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Mathematical and Computational Modeling : With Applications in Natural and Social Sciences, Engineering, and the Arts.

By: Contributor(s): Series: Pure and Applied Mathematics: a Wiley Series of Texts, Monographs and Tracts SerPublisher: New York : John Wiley & Sons, Incorporated, 2015Copyright date: ©2015Edition: 1st edDescription: 1 online resource (336 pages)Content type:
  • text
Media type:
  • computer
Carrier type:
  • online resource
ISBN:
  • 9781118854112
Subject(s): Genre/Form: Additional physical formats: Print version:: Mathematical and Computational Modeling : With Applications in Natural and Social Sciences, Engineering, and the ArtsDDC classification:
  • 511/.8
LOC classification:
  • QA401 .M3926 2015
Online resources:
Contents:
Intro -- Title Page -- Copyright Page -- Contents -- List of Contributors -- Preface -- Section 1 Introduction -- Chapter 1 Universality of Mathematical Models in Understanding Nature, Society, and Man-Made World -- 1.1 Human Knowledge, Models, and Algorithms -- 1.2 Looking into the Future from a Modeling Perspective -- 1.3 What This Book Is About -- 1.4 Concluding Remarks -- References -- Section 2 Advanced Mathematical and Computational Models in Physics and Chemistry -- Chapter 2 Magnetic Vortices, Abrikosov Lattices, and Automorphic Functions -- 2.1 Introduction -- 2.2 The Ginzburg-Landau Equations -- 2.2.1 Ginzburg-Landau energy -- 2.2.2 Symmetries of the equations -- 2.2.3 Quantization of flux -- 2.2.4 Homogeneous solutions -- 2.2.5 Type I and Type II superconductors -- 2.2.6 Self-dual case κ=1/√2 -- 2.2.7 Critical magnetic fields -- 2.2.8 Time-dependent equations -- 2.3 Vortices -- 2.3.1 n-vortex solutions -- 2.3.2 Stability -- 2.4 Vortex Lattices -- 2.4.1 Abrikosov lattices -- 2.4.2 Existence of Abrikosov lattices -- 2.4.3 Abrikosov lattices as gauge-equivariant states -- 2.4.4 Abrikosov function -- 2.4.5 Comments on the proofs of existence results -- 2.4.6 Stability of Abrikosov lattices -- 2.4.7 Functions γδ(τ ),δ > 0 -- 2.4.8 Key ideas of approach to stability -- 2.5 Multi-Vortex Dynamics -- 2.6 Conclusions -- Appendix 2.A Parameterization of the equivalence classes [L] -- Appendix 2.B Automorphy factors -- Acknowledgments -- References -- Chapter 3 Numerical Challenges in a Cholesky-Decomposed Local Correlation Quantum Chemistry Framework -- 3.1 Introduction -- 3.2 Local MRSDCI -- 3.2.1 MRSDCI -- 3.2.2 Symmetric group graphical approach -- 3.2.3 Local electron correlation approximation -- 3.2.4 Algorithm summary -- 3.3 Numerical Importance of Individual Steps -- 3.4 Cholesky Decomposition -- 3.5 Transformation of the Cholesky Vectors.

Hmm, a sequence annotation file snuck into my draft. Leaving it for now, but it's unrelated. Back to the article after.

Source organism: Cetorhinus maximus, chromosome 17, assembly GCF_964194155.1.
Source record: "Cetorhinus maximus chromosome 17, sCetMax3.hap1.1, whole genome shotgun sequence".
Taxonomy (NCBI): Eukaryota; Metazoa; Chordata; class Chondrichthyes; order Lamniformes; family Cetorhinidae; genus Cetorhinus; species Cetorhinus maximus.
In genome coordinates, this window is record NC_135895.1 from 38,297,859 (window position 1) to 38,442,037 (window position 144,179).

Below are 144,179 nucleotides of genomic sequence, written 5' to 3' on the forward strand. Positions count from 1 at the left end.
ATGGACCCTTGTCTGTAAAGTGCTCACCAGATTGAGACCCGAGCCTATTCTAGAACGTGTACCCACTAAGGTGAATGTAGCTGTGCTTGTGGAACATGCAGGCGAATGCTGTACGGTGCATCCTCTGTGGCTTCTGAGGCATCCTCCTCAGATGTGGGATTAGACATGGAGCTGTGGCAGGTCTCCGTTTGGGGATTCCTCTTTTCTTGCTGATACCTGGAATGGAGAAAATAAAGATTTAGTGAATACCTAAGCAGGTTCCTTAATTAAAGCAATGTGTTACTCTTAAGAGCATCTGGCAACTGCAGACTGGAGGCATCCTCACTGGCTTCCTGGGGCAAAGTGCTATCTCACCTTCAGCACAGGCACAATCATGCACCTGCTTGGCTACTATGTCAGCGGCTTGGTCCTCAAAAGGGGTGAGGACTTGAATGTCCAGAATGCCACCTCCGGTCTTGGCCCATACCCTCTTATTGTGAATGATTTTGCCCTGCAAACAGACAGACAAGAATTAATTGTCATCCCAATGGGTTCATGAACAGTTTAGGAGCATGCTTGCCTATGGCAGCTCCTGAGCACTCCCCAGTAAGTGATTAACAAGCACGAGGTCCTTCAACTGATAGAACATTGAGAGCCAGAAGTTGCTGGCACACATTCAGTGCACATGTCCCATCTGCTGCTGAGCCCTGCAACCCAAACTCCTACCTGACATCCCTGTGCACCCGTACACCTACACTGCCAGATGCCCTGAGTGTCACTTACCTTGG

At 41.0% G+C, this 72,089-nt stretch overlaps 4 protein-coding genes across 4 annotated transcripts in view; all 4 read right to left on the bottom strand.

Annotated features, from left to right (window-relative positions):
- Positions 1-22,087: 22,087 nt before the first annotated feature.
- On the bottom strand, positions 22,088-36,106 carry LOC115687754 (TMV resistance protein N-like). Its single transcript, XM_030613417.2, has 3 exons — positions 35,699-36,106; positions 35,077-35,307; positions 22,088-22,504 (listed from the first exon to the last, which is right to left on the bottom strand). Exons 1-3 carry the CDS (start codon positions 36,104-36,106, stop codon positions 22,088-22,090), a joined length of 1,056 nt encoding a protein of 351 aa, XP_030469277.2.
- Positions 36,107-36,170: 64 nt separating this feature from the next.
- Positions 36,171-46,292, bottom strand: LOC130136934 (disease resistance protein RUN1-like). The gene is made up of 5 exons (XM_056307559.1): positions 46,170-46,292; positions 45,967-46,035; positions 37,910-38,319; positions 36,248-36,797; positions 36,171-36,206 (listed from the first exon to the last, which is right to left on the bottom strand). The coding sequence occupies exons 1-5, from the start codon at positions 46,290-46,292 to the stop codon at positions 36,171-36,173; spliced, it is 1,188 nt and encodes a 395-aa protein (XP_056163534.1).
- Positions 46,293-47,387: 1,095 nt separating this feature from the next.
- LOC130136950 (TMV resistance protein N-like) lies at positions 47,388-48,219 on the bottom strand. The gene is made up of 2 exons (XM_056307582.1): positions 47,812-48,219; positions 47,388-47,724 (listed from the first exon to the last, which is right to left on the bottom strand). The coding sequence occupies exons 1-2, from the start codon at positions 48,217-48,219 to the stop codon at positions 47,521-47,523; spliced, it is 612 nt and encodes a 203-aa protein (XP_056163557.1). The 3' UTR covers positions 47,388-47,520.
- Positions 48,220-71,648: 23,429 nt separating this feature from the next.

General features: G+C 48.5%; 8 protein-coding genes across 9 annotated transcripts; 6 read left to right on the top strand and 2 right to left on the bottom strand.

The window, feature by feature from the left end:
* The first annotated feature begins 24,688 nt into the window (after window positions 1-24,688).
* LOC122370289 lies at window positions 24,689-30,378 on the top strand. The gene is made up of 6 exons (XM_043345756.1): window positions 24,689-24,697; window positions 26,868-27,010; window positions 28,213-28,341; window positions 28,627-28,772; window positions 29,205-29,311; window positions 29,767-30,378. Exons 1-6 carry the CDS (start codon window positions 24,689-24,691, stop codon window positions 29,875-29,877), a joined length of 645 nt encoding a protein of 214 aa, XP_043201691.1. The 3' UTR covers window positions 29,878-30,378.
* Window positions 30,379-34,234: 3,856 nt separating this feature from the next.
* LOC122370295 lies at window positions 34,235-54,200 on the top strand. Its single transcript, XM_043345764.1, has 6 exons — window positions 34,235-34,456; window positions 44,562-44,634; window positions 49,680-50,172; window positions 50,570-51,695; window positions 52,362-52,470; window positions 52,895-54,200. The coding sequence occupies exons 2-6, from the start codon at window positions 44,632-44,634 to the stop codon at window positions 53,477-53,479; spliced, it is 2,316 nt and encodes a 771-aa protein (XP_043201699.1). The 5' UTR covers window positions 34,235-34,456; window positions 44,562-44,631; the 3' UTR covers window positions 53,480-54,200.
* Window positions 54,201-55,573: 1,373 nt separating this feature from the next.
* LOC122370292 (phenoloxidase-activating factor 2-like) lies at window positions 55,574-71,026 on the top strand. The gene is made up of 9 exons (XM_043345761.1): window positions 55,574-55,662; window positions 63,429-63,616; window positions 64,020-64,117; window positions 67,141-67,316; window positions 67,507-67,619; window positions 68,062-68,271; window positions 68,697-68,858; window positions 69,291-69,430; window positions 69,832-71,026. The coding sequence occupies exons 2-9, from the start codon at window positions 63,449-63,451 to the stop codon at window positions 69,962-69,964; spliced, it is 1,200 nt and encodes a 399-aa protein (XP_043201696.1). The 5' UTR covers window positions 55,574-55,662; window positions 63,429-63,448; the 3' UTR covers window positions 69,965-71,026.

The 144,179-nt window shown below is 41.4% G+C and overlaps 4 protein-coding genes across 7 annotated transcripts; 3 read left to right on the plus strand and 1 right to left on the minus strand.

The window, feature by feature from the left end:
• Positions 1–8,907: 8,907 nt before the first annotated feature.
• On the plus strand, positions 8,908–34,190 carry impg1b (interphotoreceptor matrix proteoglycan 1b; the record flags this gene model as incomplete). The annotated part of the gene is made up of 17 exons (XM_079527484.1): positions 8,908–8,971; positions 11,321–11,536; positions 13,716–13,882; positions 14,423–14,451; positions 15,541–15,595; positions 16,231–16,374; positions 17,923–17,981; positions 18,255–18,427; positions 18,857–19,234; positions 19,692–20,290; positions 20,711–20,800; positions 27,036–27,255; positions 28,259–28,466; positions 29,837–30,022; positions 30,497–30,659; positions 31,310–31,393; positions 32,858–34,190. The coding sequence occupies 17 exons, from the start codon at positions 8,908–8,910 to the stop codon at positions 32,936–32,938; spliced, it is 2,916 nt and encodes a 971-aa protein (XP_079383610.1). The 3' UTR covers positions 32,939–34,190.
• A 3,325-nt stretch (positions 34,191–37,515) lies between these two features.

3.6 Two-Electron Integral Reassembly -- 3.7 Integral and Execution Buffer -- 3.8 Symmetric Group Graphical Approach -- 3.9 Summary and Outlook -- Acknowledgments -- References -- Chapter 4 Generalized Variational Theorem in Quantum Mechanics -- 4.1 Introduction -- 4.2 First Proof -- 4.3 Second Proof -- 4.4 Conclusions -- Acknowledgments -- References -- Section 3 Mathematical and Statistical Models in Life and Climate Science Applications -- Chapter 5 A Model for the Spread of Tuberculosis with Drug-Sensitive and Emerging Multidrug-Resistant and ExtensivelyDrug-Resistant Strains -- 5.1 Introduction -- 5.1.1 Model formulation -- 5.1.2 Mathematical Analysis -- 5.1.2.1 Basic properties of solutions -- 5.1.2.2 Nature of the disease-free equilibrium -- 5.1.2.3 Local asymptotic stability of the DFE -- 5.1.2.4 Existence of subthreshold endemic equilibria -- 5.1.2.5 Global stability of the DFE when the bifurcation is "forward" -- 5.1.2.6 Strain-specific global stability in "forward" bifurcation cases -- 5.2 Discussion -- References -- Chapter 6 The Need for More Integrated Epidemic Modeling with Emphasis on Antibiotic Resistance -- 6.1 Introduction -- 6.2 Mathematical Modeling of Infectious Diseases -- 6.3 Antibiotic Resistance, Behavior, and Mathematical Modeling -- 6.3.1 Why an integrated approach? -- 6.3.2 The role of symptomology -- 6.4 Conclusion -- Acknowledgments -- References -- Section 4 Mathematical Models and Analysis for Science and Engineering -- Chapter 7 Data-Driven Methods for Dynamical Systems: Quantifying Predictability and Extracting Spatiotemporal Patterns -- 7.1 Quantifying Long-Range Predictability and Model Error through Data Clustering and Information Theory -- 7.1.1 Background -- 7.1.2 Information theory, predictability, and model error -- 7.1.2.1 Predictability in a perfect-model environment.